Canson XL 140 lb. paper
The overcast sky was a solid white; rain seemed imminent. Taking my usual circuitous route home after a meeting in Shoreline, I found this tree on North 137th. There was actually a whole block of trees like this, all hacked down the middle in the same way. 

Monday, December 15, 2014

A Tangle of Wires and Poles

12/15/14 various inks, Caran d'Ache Museum water-soluble colored pencils, Canson XL 140 lb. paper

On this particular stretch of Roosevelt Way Northeast near 90th, the complicated network of utility lines and bifurcated trees is made further messy by a huge, ugly cell tower. I started the sketch focused on the two trees and how the power lines intersected with them. Before I knew what was happening, though, I found myself sucked in by all the stuff sticking out from that cell tower. Trying to track all those wires and transformers is strangely fascinating, even in their extreme ugliness. 

DeAtramentis Document Ink Idle Time Results

Still life made on 11/24/14, the last time I used the Pilot Metro
pen containing DeAtramentis Document Brown ink for this test.
Here are the results of the test I began on DeAtramentis Document Brown ink a few weeks ago. This waterproof ink has been in a Pilot Metropolitan pen since Nov. 22. I last used the pen on Nov. 24 – three weeks ago – and since then it has been resting in a cup, nib end up, unused. Yesterday, Dec. 14, I tried using it. The pen was dry at first, but after scribbling with it briefly, the ink flowed fine – similar to the result I got from a test with Platinum Carbon Black in the Metro earlier this year. I’d say DeAtramentis Document Brown is a keeper! (Now if only we could buy it! It seems to be out of stock everywhere.)

Product Review: Super 5 Ink Waterproof Test

Waterproof Super 5 ink showed no signs of smearing after less than 30 seconds.
(Stillman & Birn Epsilon)
One of the gifts in my swag bag from the Urban Sketchers Symposium last August was a Super 5 fountain pen, which was filled with the Super 5 ink color of my choice. The pen’s performance was only so-so – I didn’t care for its heavy body, and its idle time was disappointingly short – but the ink was exciting. Available in several colors, Super 5 ink is waterproof. I was told at the time that it would be available in the U.S. soon, and it’s finally here – now stocks it.

Step dancers I sketched with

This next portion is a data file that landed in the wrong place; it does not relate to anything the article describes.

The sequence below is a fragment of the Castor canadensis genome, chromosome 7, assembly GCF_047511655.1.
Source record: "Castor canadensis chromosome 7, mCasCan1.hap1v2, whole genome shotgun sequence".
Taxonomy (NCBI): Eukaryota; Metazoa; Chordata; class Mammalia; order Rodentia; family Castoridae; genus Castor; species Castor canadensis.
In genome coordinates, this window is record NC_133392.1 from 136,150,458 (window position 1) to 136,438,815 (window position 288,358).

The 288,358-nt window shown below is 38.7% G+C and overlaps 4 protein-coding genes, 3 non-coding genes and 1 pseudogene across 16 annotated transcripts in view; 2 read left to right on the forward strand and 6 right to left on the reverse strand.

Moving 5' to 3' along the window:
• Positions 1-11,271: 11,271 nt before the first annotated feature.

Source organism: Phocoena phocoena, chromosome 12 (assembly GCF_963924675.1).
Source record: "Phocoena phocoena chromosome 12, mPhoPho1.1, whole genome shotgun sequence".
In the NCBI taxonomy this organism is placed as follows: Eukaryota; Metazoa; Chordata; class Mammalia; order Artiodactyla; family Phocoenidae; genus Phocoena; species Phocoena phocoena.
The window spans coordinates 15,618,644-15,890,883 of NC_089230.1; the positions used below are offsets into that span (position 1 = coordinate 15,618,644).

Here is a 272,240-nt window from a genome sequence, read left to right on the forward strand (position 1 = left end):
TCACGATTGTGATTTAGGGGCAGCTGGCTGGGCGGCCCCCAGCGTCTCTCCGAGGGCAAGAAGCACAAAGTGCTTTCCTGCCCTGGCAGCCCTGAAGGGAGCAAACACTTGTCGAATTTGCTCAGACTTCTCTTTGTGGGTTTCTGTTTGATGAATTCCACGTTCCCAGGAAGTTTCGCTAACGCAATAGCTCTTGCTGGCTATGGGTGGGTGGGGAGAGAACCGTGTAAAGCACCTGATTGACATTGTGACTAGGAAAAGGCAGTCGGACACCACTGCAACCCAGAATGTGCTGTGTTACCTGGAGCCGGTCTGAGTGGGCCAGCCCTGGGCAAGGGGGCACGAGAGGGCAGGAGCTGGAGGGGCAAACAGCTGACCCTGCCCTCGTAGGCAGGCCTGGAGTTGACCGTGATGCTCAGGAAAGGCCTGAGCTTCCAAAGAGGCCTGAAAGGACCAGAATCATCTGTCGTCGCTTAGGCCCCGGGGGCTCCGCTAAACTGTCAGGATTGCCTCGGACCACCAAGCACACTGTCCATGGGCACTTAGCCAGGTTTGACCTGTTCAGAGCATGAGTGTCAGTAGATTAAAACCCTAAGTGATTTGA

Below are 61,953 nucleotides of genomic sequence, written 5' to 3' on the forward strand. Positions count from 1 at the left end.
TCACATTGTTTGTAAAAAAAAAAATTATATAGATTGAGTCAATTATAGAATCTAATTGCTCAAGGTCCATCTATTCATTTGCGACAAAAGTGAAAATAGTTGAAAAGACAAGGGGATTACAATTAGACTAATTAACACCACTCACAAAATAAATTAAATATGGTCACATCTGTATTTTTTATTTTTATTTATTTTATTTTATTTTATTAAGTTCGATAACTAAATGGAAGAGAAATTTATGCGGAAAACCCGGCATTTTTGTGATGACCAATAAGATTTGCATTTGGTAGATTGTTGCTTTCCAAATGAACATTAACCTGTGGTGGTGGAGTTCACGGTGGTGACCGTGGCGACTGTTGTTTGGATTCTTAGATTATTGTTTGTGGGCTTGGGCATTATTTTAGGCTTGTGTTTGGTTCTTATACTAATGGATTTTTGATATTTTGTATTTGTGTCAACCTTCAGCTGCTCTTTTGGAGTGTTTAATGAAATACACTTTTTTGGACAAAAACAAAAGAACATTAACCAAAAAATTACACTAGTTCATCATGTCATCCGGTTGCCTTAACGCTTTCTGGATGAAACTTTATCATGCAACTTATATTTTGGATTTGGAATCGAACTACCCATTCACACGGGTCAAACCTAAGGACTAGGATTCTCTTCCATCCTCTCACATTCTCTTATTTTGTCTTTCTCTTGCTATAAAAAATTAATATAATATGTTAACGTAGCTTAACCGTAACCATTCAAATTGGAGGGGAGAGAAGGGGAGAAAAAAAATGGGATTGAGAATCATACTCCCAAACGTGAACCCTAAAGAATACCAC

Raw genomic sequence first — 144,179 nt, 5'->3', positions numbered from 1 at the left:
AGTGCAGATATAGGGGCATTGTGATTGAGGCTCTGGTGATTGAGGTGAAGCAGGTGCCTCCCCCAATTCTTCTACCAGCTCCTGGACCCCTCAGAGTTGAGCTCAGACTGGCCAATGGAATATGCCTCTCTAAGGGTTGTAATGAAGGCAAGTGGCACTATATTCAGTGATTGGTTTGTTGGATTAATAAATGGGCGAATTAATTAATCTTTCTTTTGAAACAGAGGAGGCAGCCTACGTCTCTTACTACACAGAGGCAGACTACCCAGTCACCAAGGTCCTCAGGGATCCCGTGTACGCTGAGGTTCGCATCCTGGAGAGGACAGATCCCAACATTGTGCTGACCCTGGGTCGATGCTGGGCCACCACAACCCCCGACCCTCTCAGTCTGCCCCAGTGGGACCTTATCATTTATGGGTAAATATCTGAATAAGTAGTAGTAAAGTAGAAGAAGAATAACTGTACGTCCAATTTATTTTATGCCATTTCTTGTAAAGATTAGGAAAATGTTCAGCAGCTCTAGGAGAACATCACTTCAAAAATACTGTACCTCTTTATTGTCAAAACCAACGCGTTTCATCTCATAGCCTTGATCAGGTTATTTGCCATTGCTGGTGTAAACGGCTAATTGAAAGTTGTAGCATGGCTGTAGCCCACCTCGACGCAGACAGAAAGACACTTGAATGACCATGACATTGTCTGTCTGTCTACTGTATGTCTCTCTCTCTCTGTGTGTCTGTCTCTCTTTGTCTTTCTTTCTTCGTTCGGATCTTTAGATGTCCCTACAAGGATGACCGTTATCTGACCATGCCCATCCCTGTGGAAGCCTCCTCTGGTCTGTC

Super 5 Frankfurt.
At the symposium, I tried the Sepia color, a very dark, cool brown. Now that I’ve discovered DeAtramentis Document Brown, which is pleasantly warmer than Super 5 Sepia or any other waterproof brown I’ve tried, I’m less interested in Sepia (which, strangely, isn’t offered at Goulet anyway), so I decided to get a few different color samples from Goulet: Frankfurt, Dublin and Atlantic. Frankfurt is a dark, warm gray (I used it the other night at the concert, at right), while Dublin is a dark olive. Atlantic is a subdued blue-black that has potential (a couple of years ago I tried Sailor Sei-Boku Blue-Black, but it was too bright to use with watercolor). I filled up a Sailor pen with Atlantic for these tests.

In the same way that I tested DeAtramentis Document Brown and Noodler’s Brown #41 against my personal standard for waterproofness, Platinum Carbon Black, I did a simple waterbrush test on a line of Super 5 Atlantic. After 10 seconds, it showed no signs of smearing, let alone 60 seconds. (I didn’t even bother testing it at 20 minutes.)

Here I applied water while the inks were still visibly wet.
Left: Platinum Carbon Black; right: Super 5 Atlantic.
Just for fun, I even tried washing the ink immediately after drawing a scribble, when I could see from the sheen that it was still wet. I know from sketching during sudden rain showers that Platinum Carbon Black (squiggle shown on the left) definitely smears if it is washed before having had a chance to dry. I’d have to say that the Super 5 (on the right) was on its way to being dry even faster than Platinum – very little smearing is visible. For comparison, I also washed a still-wet scribble of water-soluble ink.

For comparison, here's water-soluble Pilot Black cartridge ink. 
Rated strictly on waterproofness, I’d say Super 5 is a definite winner. But other than the few sketches I made with it during the symposium and at the concert the other night, I haven’t given it enough of a sketching test to know for sure whether I like it. Plus there’s the all-important idle-time test: How long can it sit in a pen unused without clogging? Time will tell. Stay tuned.